In the fall of 1999, the Coast Guard began a campaign of dockside vessel-safety inspections and training. The program began following the capsizing of a Kodiak boat in which five people were killed. It makes sure, among other things, that boats aren't overloaded with traps and there are enough survival suits and life rafts on board.

Medlicott said violations are becoming uncommon.

The other change was in how the fishery is managed.

Until two years ago, hundreds of boats raced against each other to catch as many crab as possible before the limit was reached and the season closed. Sometimes the fishery lasted less than a week, and working hard in rough weather or without sleep could be the difference between a poor season and a killer payday for crabbers.

Now each boat goes to sea with its own individual catch limit, a percentage share of the available crab.

The result of dividing, or rationing, the crab has resulted in slower, more relaxed crab fisheries.

No deaths have occurred since the new management style began in the fall of 2005.

Idaho grizzly death raises questions

BOISE, Idaho - When a Tennessee hunter mistakenly shot and killed a male grizzly bear in the remote, rugged terrain north of the Selway-Bitterroot Wilderness last month, it marked the first time that anyone had confirmed a grizzly in that part of Idaho in more than six decades.

But the presence of a grizzly roaming the mountains of north-central Idaho may prove to be more than a passing biological fancy.

Within days of the kill, the rules and expectations for hunting the region changed. Grizzly experts from the U.S. Fish and Wildlife Service, along with state officials in Idaho and Montana, are already plotting excursions next summer to see if other grizzlies have taken up residence in the Bitterroot.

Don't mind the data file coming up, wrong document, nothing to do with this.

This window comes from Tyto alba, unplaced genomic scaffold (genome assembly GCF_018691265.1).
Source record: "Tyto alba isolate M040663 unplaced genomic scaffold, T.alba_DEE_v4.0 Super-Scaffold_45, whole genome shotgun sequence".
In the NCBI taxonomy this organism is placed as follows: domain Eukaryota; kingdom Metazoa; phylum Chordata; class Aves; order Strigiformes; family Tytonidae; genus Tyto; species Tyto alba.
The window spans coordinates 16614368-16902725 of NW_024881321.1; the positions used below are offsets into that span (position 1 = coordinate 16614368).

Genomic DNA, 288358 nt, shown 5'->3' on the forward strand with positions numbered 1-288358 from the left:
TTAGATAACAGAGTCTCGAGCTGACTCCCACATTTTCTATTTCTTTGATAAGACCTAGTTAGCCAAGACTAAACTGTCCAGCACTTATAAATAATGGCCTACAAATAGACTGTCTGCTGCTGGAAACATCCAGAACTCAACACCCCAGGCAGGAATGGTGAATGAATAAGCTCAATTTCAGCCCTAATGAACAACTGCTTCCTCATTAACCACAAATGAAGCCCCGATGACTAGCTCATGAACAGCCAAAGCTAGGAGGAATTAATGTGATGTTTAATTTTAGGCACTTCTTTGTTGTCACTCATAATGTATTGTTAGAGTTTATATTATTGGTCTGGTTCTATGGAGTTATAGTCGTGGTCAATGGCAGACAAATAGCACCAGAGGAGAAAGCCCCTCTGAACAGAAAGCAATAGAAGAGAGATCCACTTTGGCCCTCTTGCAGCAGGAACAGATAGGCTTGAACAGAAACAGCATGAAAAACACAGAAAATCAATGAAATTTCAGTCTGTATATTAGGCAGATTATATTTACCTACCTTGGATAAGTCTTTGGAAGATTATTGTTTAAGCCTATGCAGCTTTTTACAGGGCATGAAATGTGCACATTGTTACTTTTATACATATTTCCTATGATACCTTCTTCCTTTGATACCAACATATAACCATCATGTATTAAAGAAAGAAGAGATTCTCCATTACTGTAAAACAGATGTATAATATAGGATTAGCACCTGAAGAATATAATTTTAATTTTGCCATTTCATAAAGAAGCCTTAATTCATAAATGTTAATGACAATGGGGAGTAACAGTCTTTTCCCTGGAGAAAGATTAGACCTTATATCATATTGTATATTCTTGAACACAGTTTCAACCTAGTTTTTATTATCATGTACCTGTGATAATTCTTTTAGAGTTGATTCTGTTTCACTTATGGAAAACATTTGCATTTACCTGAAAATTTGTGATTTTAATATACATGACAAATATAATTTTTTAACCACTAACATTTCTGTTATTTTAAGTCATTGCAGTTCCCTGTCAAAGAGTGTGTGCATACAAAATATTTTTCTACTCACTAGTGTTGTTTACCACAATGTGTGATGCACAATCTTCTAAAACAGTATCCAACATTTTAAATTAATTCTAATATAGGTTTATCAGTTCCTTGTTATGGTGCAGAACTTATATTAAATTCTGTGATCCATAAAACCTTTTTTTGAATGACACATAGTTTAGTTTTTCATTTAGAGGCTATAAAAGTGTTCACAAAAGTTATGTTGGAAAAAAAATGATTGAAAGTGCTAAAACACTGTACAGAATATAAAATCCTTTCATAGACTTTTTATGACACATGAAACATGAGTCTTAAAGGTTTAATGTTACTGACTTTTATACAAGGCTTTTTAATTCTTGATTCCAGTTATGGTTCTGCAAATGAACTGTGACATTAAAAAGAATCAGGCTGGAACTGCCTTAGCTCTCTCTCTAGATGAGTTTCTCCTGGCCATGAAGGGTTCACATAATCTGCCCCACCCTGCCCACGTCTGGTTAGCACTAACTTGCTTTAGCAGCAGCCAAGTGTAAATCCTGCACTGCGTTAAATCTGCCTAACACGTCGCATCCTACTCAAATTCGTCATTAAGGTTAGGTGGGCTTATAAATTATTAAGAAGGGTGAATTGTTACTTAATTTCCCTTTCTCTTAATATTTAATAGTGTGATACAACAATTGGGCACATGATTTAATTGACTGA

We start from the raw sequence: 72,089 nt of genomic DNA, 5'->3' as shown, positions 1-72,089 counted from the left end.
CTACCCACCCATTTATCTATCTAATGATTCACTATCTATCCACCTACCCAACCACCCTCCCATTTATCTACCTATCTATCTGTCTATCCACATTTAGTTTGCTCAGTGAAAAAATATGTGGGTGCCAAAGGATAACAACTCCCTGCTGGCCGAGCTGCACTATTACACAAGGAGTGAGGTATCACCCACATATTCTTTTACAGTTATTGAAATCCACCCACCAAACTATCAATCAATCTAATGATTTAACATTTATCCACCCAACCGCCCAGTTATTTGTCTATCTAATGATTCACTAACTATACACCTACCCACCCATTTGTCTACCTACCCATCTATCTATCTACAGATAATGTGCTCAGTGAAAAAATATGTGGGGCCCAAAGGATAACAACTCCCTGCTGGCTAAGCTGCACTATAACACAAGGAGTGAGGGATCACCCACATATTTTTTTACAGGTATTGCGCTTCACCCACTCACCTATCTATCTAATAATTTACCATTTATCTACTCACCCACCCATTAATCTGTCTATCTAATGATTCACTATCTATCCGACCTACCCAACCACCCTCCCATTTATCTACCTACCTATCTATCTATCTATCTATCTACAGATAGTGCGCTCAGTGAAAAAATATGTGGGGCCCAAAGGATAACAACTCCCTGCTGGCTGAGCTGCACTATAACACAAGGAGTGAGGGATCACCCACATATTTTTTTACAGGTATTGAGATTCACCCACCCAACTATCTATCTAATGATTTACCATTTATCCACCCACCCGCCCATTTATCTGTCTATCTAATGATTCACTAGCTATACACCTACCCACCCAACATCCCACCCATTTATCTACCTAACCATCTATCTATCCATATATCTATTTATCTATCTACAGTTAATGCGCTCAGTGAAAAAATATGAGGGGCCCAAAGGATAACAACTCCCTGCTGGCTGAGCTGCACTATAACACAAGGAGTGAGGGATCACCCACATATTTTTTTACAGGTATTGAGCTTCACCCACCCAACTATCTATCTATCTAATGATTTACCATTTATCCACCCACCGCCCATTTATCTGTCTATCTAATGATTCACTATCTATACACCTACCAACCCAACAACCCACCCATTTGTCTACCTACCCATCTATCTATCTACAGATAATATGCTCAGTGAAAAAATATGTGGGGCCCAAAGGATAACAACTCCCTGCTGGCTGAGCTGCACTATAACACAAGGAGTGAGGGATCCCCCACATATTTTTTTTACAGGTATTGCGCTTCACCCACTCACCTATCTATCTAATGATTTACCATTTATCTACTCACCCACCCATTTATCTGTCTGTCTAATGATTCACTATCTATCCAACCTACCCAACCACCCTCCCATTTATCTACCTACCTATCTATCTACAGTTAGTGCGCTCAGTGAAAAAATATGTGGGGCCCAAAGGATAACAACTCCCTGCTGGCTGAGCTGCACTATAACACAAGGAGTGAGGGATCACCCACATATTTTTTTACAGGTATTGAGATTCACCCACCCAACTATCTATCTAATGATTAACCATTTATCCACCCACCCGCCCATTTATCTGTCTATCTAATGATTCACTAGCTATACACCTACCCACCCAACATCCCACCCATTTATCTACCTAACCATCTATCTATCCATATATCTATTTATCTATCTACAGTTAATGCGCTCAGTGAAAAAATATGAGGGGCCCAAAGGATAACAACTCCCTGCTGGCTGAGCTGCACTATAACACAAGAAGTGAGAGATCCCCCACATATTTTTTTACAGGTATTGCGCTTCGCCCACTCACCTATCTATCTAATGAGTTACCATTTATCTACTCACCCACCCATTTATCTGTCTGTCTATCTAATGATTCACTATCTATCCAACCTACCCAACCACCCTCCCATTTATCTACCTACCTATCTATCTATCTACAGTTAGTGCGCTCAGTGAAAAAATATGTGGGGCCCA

Then there are the list of potential long-term implications. For example, what does one bear's presence mean for logging and ranching?

Or for plans to reintroduce grizzlies into the Selway-Bitterroot Ecosystem - a 5,600-square-mile expanse spread across Idaho and Montana considered vital to restoring grizzlies in corridors stretching from Yellowstone National Park to the Yukon.

"Certainly this provides a bump in the road we've been on," said Chris Servheen, the U.S. Fish and Wildlife Service's grizzly bear recovery coordinator. "So far this has generated a lot of discussion. There are a lot of ramifications to this. And right now we're still trying to decide how it relates to everything."

The grizzly killed by an unnamed hunter on Sept. 3 was shot in the North Fork of the Clearwater Drainage, three miles from the Montana border, about 20 miles north of the wilderness boundary and within the grizzly recovery area defined more than 10 years ago.

While most grizzlies in the lower 48 states are protected from hunters under the Endangered Species Act, state and federal authorities are not pursuing criminal charges in this case. Idaho officials say they are willing to give the hunter and his two guides a pass considering the prolonged absence of grizzlies in the region.